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June-July 2023

Dear Friends,

I’ve just been watching the Coronation of King Charles on the television. Like most people, I was greatly affected by it and it brought back memories of his mother’s Coronation seventy years ago. I was born in 1934. My head swims when I see that date, and the older I get, the more I see from my past, and I can’t help measuring today’s experiences with those that I had in 1953.

The two Coronations are like book-ends containing seventy years of my life (as do the dates of Queen Elizabeth’s reign, approximately). I was in the Army in 1953 on the permanent staff of the Depot of the
East Lancashire Regiment in Preston. My glorious position was that of Lance Corporal in the Orderly Room and the RSM told me that I’d been on the short list of the chaps who were being selected to line the route when our young and beautiful Queen Elizabeth was crowned. Five men were going from our unit, and I was very relieved when I heard that I wasn’t finally selected, because the chosen men had to do
special drills and go on practice marches wearing rather heavy dress uniforms.

The fact that I was due to be demobbed on the 6th June and the Coronation was on the 4th might have had something to do with my not going. That was a close shave for me then, especially when it rained on the day. But now, with the wisdom of my years, I think that if I really had been chosen, what a memory it would have been to cherish, with or without the rain.

When I saw the film of the 1953 Coronation, I was struck by how small and frail the Queen looked among all those tall people in the Abbey when she was robed and crowned. (My computer insists that word should be “robbed”!) I felt the same way again when King Charles was crowned and I couldn’t help thinking that he would have welcomed a cup of tea and a quiet sit down. One of my most vivid memories of 1948, when Baby Charles was born, was of a theatrical function with Princess Elizabeth and Prince Philip present, and right at the very end Bud Flanagan of the Crazy Gang dared to yell out: “Good old CharLAY!”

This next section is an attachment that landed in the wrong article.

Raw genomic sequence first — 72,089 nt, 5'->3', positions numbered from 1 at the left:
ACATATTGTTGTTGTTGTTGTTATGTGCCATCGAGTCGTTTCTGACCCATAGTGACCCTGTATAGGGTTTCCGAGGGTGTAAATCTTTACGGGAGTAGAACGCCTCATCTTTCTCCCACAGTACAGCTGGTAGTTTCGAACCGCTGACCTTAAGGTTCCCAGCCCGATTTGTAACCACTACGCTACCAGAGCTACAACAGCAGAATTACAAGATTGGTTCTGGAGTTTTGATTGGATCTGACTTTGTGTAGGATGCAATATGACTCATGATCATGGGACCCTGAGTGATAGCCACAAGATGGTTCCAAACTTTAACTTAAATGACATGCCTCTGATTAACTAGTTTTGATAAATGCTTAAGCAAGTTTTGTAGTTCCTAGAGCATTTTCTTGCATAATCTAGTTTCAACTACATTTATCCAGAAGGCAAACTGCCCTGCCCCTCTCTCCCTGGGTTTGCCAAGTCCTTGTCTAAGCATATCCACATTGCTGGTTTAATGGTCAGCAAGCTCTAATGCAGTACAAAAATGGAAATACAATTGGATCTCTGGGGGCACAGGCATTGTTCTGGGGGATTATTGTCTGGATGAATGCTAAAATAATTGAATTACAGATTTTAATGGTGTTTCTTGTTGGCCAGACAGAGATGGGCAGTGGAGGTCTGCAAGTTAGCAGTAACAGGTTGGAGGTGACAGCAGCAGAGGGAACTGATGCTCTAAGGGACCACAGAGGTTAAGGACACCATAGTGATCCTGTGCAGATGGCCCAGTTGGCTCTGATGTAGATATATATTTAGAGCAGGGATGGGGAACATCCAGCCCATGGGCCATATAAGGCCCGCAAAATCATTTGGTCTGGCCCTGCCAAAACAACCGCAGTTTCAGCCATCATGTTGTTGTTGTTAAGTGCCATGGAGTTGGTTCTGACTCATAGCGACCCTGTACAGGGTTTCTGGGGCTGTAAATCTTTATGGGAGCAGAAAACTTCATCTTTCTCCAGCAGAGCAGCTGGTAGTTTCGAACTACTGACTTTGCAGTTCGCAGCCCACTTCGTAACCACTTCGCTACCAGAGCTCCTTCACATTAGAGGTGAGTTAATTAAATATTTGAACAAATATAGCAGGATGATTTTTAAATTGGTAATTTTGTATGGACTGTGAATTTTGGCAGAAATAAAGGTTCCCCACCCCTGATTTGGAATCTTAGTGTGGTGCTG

This was a common street call at the time. “Woo!” said the crowd and the Queen-to-be was amused. The news kept us well advised of Prince Charles’s passage through life, including his early school years in the strict school at Gordonstoun (with the brief encounter with a cherry brandy) and his special bonding with Wales. Then came the Royal Navy, a host of other things including the celebrations of youth and the sadness of his marriage to Diana Princess of Wales. The King is well on in years now, but, because of his mother’s and his grandmother’s great age, twenty years might still lie ahead of him. He’s had plenty of time to get used to the idea of being King, with the result that he slid so gently and so well into the role of reigning Monarch.

He may never again publicly mention talking to trees (it’s been scientifically proven to work), but he has already revealed that he is a sensitive person who is not afraid to discuss things of the spirit. Republicans and materialists are entitled to their beliefs, and the King would fight for the freedom that we all enjoy in this respect. When I was very young I would listen to American programmes on the wireless and watch countless American films. I even picked up an American accent, dreamed of finding an American sweetheart like Vera Ellen and marrying her; and I had leanings towards being a republican. But when I reached the age of eighteen, I “put away childish things” and discovered that our beautiful new Queen would not govern the country: the Prime Minister and his Cabinet did all that. But the reigning monarch does something more, something fine and wonderful: hence the King’s main work will be to inspire – materially and spiritually – and I believe that he is already doing that supremely well, and I love him.

God bless our King! Yours sincerely, Rev. Roger Tarbuck